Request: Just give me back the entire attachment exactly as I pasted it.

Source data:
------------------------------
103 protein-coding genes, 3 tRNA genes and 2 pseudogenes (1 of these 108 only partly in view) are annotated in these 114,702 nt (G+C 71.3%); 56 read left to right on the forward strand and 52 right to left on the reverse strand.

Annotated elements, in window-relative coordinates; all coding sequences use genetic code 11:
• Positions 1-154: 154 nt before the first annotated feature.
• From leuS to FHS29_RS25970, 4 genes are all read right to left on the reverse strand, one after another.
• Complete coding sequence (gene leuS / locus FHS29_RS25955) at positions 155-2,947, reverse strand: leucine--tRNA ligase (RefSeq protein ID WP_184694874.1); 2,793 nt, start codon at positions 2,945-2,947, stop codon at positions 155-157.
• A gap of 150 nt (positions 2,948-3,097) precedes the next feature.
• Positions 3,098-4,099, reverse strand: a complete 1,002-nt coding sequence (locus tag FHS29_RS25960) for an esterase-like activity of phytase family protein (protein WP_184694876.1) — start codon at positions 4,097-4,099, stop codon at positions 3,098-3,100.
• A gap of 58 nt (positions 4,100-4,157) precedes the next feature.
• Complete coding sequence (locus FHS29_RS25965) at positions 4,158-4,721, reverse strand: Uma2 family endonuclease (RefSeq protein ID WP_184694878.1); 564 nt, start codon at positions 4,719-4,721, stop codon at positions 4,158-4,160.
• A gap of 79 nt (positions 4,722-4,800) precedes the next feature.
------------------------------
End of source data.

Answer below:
103 protein-coding genes, 3 tRNA genes and 2 pseudogenes (1 of these 108 only partly in view) are annotated in these 114,702 nt (G+C 71.3%); 56 read left to right on the forward strand and 52 right to left on the reverse strand.

Annotated elements, in window-relative coordinates; all coding sequences use genetic code 11:
• Positions 1-154: 154 nt before the first annotated feature.
• From leuS to FHS29_RS25970, 4 genes are all read right to left on the reverse strand, one after another.
• Complete coding sequence (gene leuS / locus FHS29_RS25955) at positions 155-2,947, reverse strand: leucine--tRNA ligase (RefSeq protein ID WP_184694874.1); 2,793 nt, start codon at positions 2,945-2,947, stop codon at positions 155-157.
• A gap of 150 nt (positions 2,948-3,097) precedes the next feature.
• Positions 3,098-4,099, reverse strand: a complete 1,002-nt coding sequence (locus tag FHS29_RS25960) for an esterase-like activity of phytase family protein (protein WP_184694876.1) — start codon at positions 4,097-4,099, stop codon at positions 3,098-3,100.
• A gap of 58 nt (positions 4,100-4,157) precedes the next feature.
• Complete coding sequence (locus FHS29_RS25965) at positions 4,158-4,721, reverse strand: Uma2 family endonuclease (RefSeq protein ID WP_184694878.1); 564 nt, start codon at positions 4,719-4,721, stop codon at positions 4,158-4,160.
• A gap of 79 nt (positions 4,722-4,800) precedes the next feature.